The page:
Sweet and sour wild boar, Roman style. The writer – Mary Jernegan – signs off with a footnote: ‘this is a classic Italian recipe, from people who love to hunt and eat well … wish I were there to help cook and eat it!’. Seems the book was a gift from somebody connected to the US Embassy in Rome, probably around the time of publication (1957). The letter suggests a diplomatic blend of official and personal: wife to wife, maybe? Well … we don’t personally hunt (maybe spear the occasional mushroom) but plenty of good people here do. And we eat well. And while we don’t have wild boars snouting our forests (at least not of that spelling), we have plenty of local, barely domesticated pork. So why not celebrate the appearance of this wormhole to a different dimension; fulfill Mary Jernegan’s wish to help cook and eat the meal by making it, right here, right now, 4300 miles and how ever many years from where the impulse originated? Ride the space-time continuum, squeeze the universe into a ball.

“I am Lazarus, come from the dead, Come back to tell you all, I shall tell you all”—

“I am Lazarus, come from the dead, Come back to tell you all, I shall tell you all”—

But the question remains; who was Mary Jernegan, our guide to all things agrodolce?

In 1955, John Durnford Jernegan – a career US diplomat – was assigned the post of Minister-Counselor at the American Embassy in Rome, under Clare Boothe Luce (first ever US woman ambassador and author of The Women). Jernegan’s previous service included spells in Mexico, Tunisia and Spain (during the Spanish Civil War); but, most notably, he served in Iran during WWII, where he would have been present at the 1943 Tehran Conference attended by Churchill, Roosevelt and Stalin. This meeting – the first ever between Stalin and Roosevelt – initiated tripartite commitment to simultaneous 1944 offensives against Nazi Germany (the Normandy landings) and forged the template for Soviet domination of post-war Eastern Europe; the satellite states of Czechoslovakia, Poland, Hungary, Romania, East Germany. The Cold War and Berlin Wall. Thus Jernegan was quietly – repeatedly – present at meridian of world history. It was whilst serving in Iran that he met Mary Margaret Brownrigg, 11 years his junior, the future Mrs Mary Jernegan and author of our letter.

A brief glimpse into the lives of John and Mary Jernegan constitutes a peek behind the curtain of mid-century Graham Greene-style diplomacy. The balance of world power was undergoing seismic changes and these people were at the eye of the hurricane, struggling to retain discreet good manners and politesse against a background of chaos and blood-letting. Kingdoms were vanishing, dynasties crumbling, empires collapsing. The Middle East in particular was a shitstorm of lurid immolation: republican coups d’état in Egypt and Syria, civil war in Jordan and Lebanon, a CIA-backed coup in Iran. And then in 1958, a particularly grisly revolution in Iraq, involving the execution of the Royal Family and the Crown Prince’s mutilated body being dragged through the streets of Baghdad and strung up outside the Ministry of Defence. The Prime Minister escaped dressed as a woman. This was the Theatre of Blood into which John and Mary Jernegan were inserted, first US Ambassadorial family to Abd al-Karim Qasim’s fledgling Republic of Iraq. The descriptions of crafts bazaars and people falling into the ponds at parties in the embassy gardens are in stark contrast to the harsh realities of history being enacted beyond the compound walls. The Jernegans remained in Baghdad until their expulsion in 1962, when the Kennedy Administration objected to Qasim claiming the Sheikhdom of Kuwait as de facto territory of Iraq – a gesture eerily similar to the one three decades later that precipitated the first Bush-era Iraq War. A US-backed coup (involving poisoned handkerchiefs and other Kennedy-era goofiness) endorsed Qasim’s assassination, installing the Ba’athist regime which ultimately sanctioned the twenty-seven year reign of Saddam Hussein. Two wars, eight years of US occupation and the rise of the Islamic State brings us to the present. But Mary Jernegan was right there in the crucible of the past.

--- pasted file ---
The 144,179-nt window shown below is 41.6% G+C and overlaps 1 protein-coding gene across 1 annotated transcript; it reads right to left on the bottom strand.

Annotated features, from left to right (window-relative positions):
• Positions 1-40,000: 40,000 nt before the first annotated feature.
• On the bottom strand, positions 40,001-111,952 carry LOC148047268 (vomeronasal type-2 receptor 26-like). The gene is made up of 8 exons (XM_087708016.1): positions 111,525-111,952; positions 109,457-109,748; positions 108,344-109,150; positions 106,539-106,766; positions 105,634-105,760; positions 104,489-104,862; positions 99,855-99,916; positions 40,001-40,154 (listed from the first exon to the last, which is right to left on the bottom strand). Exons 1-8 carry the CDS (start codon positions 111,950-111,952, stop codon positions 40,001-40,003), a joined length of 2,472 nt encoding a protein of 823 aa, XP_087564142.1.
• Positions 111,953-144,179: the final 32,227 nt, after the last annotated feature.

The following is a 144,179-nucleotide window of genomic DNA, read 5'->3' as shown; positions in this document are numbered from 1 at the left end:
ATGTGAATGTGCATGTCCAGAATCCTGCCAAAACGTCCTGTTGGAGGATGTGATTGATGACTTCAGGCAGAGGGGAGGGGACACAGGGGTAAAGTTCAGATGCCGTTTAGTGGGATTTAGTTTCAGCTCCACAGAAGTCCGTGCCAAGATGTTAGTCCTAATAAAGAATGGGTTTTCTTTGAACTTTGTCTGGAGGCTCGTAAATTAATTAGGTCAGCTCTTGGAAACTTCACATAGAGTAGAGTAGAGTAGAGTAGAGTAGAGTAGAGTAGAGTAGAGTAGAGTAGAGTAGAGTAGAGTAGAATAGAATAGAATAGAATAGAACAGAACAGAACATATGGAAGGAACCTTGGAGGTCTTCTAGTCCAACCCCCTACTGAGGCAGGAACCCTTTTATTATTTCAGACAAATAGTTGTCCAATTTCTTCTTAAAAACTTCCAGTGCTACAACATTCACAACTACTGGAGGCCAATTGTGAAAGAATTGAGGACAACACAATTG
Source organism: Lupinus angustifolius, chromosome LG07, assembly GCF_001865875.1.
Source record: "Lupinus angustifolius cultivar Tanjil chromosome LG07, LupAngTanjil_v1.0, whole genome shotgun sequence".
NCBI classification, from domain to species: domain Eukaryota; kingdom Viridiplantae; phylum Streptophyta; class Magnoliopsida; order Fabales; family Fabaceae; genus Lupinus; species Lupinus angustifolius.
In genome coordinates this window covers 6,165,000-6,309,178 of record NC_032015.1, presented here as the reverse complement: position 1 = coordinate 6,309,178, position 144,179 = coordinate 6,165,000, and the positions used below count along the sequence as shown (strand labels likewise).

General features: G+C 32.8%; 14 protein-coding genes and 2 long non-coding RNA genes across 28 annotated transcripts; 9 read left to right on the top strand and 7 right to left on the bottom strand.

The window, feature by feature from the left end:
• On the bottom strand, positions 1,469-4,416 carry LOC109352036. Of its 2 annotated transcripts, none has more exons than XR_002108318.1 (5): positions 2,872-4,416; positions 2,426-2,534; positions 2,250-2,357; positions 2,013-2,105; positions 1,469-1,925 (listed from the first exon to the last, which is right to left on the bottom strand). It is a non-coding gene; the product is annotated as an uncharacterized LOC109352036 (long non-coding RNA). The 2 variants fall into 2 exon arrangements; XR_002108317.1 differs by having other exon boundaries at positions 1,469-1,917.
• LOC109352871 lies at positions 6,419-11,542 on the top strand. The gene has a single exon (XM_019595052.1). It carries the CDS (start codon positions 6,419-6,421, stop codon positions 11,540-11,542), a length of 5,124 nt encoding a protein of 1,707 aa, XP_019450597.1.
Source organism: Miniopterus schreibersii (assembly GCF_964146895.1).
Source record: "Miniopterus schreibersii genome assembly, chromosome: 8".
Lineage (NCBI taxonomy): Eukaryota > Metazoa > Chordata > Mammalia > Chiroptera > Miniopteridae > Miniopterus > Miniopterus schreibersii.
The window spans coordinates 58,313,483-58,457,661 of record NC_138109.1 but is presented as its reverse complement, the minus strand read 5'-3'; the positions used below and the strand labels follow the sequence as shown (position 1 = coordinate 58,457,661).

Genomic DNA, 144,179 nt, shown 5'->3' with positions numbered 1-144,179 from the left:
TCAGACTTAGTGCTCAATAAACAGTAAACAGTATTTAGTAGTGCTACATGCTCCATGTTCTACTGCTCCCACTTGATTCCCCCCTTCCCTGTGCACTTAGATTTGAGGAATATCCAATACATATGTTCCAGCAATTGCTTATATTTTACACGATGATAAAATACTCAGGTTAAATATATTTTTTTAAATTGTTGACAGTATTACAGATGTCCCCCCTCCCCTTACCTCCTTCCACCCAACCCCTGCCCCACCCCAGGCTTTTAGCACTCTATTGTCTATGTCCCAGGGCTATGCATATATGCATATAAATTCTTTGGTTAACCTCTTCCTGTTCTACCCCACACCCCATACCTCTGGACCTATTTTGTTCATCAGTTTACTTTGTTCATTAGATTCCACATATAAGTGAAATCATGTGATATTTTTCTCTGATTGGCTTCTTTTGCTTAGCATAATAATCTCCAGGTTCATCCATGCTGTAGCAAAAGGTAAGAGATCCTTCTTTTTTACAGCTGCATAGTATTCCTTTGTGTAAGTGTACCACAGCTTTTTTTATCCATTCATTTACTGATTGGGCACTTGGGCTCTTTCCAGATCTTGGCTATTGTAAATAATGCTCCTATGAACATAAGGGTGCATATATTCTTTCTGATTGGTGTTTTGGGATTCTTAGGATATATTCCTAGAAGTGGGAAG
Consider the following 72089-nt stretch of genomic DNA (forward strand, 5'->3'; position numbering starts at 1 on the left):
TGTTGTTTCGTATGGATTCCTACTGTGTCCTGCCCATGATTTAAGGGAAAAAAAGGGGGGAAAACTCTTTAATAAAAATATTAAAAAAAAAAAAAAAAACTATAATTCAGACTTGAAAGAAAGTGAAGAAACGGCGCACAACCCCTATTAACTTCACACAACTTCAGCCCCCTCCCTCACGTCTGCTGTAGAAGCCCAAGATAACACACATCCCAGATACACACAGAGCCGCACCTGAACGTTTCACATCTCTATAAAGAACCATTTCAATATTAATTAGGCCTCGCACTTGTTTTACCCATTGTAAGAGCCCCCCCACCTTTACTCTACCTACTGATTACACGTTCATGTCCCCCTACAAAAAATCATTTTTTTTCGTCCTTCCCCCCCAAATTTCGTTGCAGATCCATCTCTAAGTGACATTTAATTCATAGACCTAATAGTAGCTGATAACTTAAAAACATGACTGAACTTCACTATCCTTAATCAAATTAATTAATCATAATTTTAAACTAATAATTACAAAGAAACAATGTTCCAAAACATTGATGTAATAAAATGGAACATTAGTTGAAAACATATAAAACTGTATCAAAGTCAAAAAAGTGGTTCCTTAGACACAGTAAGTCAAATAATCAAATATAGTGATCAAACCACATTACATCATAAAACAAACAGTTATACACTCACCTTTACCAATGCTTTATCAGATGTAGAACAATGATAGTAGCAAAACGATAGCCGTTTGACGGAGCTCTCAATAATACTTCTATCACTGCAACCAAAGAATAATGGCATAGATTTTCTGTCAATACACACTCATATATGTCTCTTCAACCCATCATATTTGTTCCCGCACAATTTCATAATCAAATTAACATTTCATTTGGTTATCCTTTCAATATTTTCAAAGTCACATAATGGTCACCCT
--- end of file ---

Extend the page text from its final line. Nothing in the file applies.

And though her husband died in 1980, Mary Jernegan may still be alive, in her 90’s, living in California. More than half a century of febrile history has elapsed since she sat at a typewriter in Rome and translated the recipe which now sits on our kitchen table in upstate New York. The same table that will soon be set for Cinghiale in Agrodolce alla Romana, along with friends, gelato alla nocciola and (at the letter’s suggestion) several bottles of good red wine.